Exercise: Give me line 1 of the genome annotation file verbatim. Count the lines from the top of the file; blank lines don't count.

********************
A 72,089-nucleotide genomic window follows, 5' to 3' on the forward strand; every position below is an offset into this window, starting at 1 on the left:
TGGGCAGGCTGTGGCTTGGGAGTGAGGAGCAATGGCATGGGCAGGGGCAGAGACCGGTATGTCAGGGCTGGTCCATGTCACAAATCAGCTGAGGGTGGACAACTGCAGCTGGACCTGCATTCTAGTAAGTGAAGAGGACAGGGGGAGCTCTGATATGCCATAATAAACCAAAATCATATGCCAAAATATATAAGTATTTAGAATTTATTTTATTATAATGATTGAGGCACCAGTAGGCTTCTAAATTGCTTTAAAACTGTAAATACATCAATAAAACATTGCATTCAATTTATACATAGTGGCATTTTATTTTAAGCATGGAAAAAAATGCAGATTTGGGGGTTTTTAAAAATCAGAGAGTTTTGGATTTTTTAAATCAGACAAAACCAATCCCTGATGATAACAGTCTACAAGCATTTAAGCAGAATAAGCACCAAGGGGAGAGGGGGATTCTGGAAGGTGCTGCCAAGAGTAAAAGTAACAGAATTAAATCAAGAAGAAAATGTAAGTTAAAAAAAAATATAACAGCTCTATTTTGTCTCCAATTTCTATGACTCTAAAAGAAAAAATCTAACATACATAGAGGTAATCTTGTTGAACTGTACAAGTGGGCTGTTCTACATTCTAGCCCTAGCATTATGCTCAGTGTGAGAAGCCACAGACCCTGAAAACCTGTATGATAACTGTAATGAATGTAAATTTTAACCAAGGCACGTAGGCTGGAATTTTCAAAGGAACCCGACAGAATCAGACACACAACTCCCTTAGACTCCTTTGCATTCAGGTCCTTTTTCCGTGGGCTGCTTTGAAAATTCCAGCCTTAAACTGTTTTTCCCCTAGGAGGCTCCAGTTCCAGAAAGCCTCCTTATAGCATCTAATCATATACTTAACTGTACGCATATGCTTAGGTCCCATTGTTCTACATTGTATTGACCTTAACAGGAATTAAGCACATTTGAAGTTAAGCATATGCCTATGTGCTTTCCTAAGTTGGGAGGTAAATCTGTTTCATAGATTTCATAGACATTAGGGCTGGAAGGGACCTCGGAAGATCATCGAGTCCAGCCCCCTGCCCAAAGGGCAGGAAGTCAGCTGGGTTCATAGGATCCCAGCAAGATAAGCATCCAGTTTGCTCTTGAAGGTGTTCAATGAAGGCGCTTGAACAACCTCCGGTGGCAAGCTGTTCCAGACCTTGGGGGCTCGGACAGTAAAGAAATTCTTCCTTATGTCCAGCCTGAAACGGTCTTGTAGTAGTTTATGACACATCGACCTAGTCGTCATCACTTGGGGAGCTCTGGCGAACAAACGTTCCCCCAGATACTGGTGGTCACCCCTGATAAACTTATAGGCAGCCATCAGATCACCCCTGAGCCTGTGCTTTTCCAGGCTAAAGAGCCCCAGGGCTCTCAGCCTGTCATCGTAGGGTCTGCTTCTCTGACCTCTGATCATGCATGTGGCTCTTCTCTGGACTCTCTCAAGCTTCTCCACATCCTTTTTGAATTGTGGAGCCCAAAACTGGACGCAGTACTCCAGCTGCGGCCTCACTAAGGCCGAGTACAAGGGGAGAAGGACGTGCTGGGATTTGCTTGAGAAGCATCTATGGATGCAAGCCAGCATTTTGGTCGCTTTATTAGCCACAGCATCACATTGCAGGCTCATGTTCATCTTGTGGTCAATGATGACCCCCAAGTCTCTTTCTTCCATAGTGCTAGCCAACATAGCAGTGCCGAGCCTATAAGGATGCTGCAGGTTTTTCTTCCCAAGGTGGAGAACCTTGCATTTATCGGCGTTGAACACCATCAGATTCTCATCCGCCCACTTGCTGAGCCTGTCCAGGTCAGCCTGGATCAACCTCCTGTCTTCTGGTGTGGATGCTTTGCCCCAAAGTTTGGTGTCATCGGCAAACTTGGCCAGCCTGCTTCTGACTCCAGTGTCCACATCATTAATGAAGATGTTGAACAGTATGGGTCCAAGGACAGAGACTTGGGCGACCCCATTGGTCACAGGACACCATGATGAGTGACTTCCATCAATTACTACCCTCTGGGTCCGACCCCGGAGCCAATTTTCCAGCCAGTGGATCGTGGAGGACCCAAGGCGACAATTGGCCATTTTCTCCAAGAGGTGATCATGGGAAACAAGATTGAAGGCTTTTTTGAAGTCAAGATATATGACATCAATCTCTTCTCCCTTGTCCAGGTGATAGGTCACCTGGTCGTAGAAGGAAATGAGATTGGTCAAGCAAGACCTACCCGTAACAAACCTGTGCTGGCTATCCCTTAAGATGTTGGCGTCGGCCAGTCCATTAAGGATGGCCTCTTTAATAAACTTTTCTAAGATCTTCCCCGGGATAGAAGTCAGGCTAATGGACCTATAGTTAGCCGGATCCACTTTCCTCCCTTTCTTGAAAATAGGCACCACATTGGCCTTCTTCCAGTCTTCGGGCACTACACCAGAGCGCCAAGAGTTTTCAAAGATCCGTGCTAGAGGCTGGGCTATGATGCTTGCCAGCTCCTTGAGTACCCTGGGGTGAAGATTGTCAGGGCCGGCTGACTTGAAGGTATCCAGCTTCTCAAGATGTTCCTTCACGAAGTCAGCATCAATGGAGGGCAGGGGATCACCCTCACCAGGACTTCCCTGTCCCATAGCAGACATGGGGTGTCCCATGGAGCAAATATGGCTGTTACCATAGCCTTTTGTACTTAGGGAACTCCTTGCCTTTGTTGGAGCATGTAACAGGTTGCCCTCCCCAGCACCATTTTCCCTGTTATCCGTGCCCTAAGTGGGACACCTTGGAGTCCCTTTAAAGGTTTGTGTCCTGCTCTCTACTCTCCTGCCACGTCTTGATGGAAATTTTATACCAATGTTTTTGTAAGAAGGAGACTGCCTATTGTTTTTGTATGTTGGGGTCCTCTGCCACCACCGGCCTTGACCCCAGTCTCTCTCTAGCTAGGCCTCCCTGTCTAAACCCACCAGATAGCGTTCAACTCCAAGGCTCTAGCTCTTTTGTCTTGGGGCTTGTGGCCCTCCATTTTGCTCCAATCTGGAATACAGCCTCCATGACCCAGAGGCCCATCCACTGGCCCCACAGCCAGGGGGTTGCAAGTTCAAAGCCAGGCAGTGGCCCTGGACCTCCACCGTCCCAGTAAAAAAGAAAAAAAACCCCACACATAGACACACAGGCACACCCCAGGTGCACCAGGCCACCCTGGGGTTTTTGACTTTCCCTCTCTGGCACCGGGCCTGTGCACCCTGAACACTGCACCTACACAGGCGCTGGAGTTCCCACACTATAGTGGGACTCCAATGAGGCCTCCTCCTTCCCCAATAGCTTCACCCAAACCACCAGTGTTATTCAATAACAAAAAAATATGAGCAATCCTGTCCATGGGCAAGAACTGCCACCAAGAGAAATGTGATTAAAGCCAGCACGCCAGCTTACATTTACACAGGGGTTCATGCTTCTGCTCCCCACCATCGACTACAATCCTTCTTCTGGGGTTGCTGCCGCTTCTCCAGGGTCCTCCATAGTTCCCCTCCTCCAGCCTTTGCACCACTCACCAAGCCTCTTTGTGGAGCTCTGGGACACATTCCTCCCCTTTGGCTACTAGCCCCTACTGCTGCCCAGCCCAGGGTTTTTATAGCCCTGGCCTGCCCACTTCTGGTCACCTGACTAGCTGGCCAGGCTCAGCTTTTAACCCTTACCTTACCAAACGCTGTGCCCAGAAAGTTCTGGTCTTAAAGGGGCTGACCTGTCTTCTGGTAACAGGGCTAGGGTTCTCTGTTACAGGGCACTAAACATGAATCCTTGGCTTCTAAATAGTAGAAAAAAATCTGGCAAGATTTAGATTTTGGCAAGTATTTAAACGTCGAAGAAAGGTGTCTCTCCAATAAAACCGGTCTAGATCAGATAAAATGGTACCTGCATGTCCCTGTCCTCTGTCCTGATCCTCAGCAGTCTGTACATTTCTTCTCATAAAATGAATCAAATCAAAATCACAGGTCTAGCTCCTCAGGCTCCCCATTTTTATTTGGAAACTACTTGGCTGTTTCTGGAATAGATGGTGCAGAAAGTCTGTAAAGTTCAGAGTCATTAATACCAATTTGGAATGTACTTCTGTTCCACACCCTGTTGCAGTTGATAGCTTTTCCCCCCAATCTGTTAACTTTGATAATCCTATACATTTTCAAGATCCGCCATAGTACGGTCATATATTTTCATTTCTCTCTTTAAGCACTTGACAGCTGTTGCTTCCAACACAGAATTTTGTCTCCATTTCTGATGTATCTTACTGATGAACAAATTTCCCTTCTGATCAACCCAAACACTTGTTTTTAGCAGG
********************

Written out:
A 72,089-nucleotide genomic window follows, 5' to 3' on the forward strand; every position below is an offset into this window, starting at 1 on the left: